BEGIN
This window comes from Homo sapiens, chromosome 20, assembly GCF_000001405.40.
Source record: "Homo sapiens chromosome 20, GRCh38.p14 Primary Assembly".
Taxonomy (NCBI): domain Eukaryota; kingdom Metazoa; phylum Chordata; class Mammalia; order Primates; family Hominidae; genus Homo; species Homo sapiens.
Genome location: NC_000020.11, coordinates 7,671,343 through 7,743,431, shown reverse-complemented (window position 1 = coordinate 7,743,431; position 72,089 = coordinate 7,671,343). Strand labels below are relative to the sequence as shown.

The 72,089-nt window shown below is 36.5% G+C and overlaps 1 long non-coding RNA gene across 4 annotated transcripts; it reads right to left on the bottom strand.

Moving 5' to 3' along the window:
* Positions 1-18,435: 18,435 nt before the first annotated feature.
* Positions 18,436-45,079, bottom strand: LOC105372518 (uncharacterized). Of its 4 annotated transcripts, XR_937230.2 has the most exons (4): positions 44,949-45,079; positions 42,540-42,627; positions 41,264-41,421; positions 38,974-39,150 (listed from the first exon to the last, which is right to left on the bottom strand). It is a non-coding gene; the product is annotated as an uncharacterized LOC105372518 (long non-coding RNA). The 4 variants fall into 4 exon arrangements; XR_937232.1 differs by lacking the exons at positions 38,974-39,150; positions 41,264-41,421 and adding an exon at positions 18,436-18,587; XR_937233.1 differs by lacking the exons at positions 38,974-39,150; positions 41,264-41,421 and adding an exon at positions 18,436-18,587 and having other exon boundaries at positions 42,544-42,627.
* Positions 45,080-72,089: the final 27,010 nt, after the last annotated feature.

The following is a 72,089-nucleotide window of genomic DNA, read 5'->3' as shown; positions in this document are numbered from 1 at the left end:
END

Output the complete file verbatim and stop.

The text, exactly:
This window comes from Homo sapiens, chromosome 20, assembly GCF_000001405.40.
Source record: "Homo sapiens chromosome 20, GRCh38.p14 Primary Assembly".
Taxonomy (NCBI): domain Eukaryota; kingdom Metazoa; phylum Chordata; class Mammalia; order Primates; family Hominidae; genus Homo; species Homo sapiens.
Genome location: NC_000020.11, coordinates 7,671,343 through 7,743,431, shown reverse-complemented (window position 1 = coordinate 7,743,431; position 72,089 = coordinate 7,671,343). Strand labels below are relative to the sequence as shown.

The 72,089-nt window shown below is 36.5% G+C and overlaps 1 long non-coding RNA gene across 4 annotated transcripts; it reads right to left on the bottom strand.

Moving 5' to 3' along the window:
* Positions 1-18,435: 18,435 nt before the first annotated feature.
* Positions 18,436-45,079, bottom strand: LOC105372518 (uncharacterized). Of its 4 annotated transcripts, XR_937230.2 has the most exons (4): positions 44,949-45,079; positions 42,540-42,627; positions 41,264-41,421; positions 38,974-39,150 (listed from the first exon to the last, which is right to left on the bottom strand). It is a non-coding gene; the product is annotated as an uncharacterized LOC105372518 (long non-coding RNA). The 4 variants fall into 4 exon arrangements; XR_937232.1 differs by lacking the exons at positions 38,974-39,150; positions 41,264-41,421 and adding an exon at positions 18,436-18,587; XR_937233.1 differs by lacking the exons at positions 38,974-39,150; positions 41,264-41,421 and adding an exon at positions 18,436-18,587 and having other exon boundaries at positions 42,544-42,627.
* Positions 45,080-72,089: the final 27,010 nt, after the last annotated feature.

The following is a 72,089-nucleotide window of genomic DNA, read 5'->3' as shown; positions in this document are numbered from 1 at the left end: